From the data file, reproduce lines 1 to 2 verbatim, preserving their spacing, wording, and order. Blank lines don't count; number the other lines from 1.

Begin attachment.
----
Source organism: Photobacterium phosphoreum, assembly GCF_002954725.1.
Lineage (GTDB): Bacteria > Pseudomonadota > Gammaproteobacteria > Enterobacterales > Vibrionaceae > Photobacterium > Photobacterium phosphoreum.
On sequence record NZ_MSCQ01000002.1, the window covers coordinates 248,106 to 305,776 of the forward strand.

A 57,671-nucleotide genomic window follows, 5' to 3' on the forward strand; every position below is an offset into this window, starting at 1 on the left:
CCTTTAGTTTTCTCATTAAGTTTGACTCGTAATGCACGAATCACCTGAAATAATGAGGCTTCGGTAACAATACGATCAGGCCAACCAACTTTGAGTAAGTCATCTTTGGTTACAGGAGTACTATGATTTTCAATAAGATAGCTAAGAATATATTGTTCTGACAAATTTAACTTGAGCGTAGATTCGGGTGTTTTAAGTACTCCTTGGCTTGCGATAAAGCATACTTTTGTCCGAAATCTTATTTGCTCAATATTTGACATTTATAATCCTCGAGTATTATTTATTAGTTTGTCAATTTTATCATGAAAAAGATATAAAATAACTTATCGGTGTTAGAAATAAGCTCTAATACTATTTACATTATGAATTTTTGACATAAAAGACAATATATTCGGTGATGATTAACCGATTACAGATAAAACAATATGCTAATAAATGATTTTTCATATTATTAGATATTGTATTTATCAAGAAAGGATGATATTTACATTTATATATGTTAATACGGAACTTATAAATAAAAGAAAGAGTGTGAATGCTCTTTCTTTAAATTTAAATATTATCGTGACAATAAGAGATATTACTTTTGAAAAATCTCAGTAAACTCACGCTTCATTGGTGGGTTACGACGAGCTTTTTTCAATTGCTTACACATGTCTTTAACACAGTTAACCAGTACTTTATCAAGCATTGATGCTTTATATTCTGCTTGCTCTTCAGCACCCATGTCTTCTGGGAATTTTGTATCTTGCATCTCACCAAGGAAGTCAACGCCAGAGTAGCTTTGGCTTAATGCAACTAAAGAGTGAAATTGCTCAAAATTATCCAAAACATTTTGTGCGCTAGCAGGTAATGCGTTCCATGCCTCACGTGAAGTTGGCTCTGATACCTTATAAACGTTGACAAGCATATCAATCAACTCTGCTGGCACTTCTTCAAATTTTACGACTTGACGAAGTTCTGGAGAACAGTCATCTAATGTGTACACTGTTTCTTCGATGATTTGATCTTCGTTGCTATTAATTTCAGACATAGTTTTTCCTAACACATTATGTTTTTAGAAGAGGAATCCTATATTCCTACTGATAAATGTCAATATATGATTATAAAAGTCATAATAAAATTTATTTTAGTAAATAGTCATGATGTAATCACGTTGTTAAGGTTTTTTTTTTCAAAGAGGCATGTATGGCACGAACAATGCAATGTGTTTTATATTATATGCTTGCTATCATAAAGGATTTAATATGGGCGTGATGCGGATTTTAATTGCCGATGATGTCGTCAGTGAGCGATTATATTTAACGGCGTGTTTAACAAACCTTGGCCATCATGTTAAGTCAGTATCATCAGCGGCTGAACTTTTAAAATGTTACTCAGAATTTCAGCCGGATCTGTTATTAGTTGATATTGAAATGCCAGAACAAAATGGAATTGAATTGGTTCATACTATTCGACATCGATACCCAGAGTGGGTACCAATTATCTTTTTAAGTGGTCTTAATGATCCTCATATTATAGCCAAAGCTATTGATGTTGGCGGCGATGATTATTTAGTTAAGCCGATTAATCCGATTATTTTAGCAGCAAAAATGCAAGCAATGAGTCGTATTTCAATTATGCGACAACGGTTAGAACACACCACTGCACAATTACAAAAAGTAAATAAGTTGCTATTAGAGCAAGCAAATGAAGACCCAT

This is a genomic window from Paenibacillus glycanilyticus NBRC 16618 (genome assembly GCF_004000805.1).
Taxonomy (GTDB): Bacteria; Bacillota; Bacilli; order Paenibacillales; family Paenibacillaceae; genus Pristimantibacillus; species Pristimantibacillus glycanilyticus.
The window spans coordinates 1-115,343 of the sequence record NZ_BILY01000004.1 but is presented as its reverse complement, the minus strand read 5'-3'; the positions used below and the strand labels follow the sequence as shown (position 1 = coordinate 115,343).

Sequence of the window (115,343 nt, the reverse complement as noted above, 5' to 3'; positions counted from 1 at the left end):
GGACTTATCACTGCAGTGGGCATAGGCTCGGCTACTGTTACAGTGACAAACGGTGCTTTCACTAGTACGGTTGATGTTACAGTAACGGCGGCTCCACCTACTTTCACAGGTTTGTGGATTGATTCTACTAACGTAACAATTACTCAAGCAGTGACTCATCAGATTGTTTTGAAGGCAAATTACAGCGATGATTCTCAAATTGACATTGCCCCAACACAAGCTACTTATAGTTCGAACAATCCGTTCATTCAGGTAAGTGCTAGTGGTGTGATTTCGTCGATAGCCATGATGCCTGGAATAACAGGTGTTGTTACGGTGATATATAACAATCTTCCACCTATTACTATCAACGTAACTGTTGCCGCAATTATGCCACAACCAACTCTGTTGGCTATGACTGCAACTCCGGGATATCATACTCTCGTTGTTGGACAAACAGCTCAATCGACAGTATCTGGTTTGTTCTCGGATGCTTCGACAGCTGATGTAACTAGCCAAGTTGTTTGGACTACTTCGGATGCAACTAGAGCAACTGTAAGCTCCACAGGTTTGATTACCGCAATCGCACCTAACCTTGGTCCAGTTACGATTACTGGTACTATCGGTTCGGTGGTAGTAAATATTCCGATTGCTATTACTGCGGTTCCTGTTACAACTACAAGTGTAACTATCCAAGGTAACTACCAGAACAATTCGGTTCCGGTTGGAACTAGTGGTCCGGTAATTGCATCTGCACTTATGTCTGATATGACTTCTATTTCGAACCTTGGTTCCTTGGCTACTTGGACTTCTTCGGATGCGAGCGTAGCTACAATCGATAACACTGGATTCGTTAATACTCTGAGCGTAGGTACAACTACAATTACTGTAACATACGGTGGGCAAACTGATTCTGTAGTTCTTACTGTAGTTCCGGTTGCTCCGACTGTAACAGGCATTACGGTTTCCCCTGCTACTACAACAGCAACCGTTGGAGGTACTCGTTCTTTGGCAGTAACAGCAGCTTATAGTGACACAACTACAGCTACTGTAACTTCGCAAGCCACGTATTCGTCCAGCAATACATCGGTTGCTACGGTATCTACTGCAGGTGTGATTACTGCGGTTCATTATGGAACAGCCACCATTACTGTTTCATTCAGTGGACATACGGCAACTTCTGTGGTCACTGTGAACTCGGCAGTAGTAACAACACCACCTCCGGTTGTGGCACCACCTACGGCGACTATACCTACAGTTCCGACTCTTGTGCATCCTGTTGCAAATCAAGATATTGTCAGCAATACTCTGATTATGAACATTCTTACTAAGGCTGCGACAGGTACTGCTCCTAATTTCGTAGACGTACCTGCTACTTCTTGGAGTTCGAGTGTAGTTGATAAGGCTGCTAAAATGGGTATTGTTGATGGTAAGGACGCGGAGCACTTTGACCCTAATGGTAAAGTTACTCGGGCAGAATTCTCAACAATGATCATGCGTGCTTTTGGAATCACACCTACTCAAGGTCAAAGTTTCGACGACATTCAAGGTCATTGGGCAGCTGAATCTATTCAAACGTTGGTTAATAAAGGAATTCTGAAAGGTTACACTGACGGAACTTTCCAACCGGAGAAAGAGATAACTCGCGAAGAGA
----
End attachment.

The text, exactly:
Source organism: Photobacterium phosphoreum, assembly GCF_002954725.1.
Lineage (GTDB): Bacteria > Pseudomonadota > Gammaproteobacteria > Enterobacterales > Vibrionaceae > Photobacterium > Photobacterium phosphoreum.